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Scientists Offer Simple Plan to Save Celebrated Glacier

As global temperatures rise, glaciers around the world are shrinking. But scientists in Switzerland have come up with a simple strategy that they hope will help save one of the biggest glaciers in the eastern Alps.

by Susmita Paruchuri /
Pontresina, Graubunden, Switzerland, EuropeMartin Moos / Getty Images/Lonely Planet Images

As global temperatures rise, glaciers around the world are shrinking. But scientists in Switzerland have come up with a simple strategy that they hope will help save one of the biggest glaciers in the eastern Alps.

The researchers plan to cover a large swath of the Morteratsch glacier with artificial snow — the same stuff used by ski resorts. The idea is that the snow will help reflect sunlight and thus slow the pace of melting.

Over the past century, the glacier has retreated about 1.5 miles, and it continues to dwindle. That’s a big problem — and not just because the picturesque view long afforded to the people living in the nearby village of Pontresina has been lost. Meltwater from the glacier is an important source of drinking water for the region during the dry season. And the same is true for glaciers in many other areas.

Related: These Scientists Want to Put 10 Million Windmills in the Arctic

“When I was fishing, I realized that all the freshwater stored in the glaciers" would be gone by the time the next generation needed it, said Dr. Felix Keller, a glaciologist at Academia Engiadina in the Swiss town of Samedan and one of the scientists behind the plan, in an email to NBC News MACH.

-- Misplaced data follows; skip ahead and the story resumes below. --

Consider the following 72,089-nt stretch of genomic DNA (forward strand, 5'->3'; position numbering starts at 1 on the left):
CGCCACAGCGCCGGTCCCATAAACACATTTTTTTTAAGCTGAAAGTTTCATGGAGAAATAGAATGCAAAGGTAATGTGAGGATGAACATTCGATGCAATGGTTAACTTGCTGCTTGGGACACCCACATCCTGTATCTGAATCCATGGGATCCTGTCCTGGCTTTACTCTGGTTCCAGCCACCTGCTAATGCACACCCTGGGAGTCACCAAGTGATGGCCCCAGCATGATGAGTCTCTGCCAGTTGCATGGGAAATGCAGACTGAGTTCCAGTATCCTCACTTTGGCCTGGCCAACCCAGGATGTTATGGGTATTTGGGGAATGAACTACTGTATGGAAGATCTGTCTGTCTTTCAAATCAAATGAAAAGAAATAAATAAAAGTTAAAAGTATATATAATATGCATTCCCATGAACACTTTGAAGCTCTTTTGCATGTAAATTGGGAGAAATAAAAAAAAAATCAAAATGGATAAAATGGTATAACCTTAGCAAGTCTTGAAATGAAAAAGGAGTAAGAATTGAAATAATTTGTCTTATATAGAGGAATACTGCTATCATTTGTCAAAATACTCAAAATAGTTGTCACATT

Keller and his collaborators are adding the snow cover to the part of the Morteratsch glacier that’s melting during the summer — about 6-8 percent of the glacier’s surface. This will take thousands of snow machines working through the coming winter and spring.

Related: Seafloor Atlas May Yield Key Insights into Imperiled Glaciers

Piling the artificial snow 13 feet thick will protect the glacier for the entire summer, Keller told Popular Science. But even if the experiment is successful, it might not promise a long-term solution to the melting glacier problem.

“Projects like this are fighting an uphill battle that I think they will ultimately lose,” Dr. Twila Moon, a glacier expert at the University of Colorado, Boulder told NBC News MACH in an email. “The real key to reducing ice loss is reducing greenhouse gas emissions and minimizing temperature increases.”

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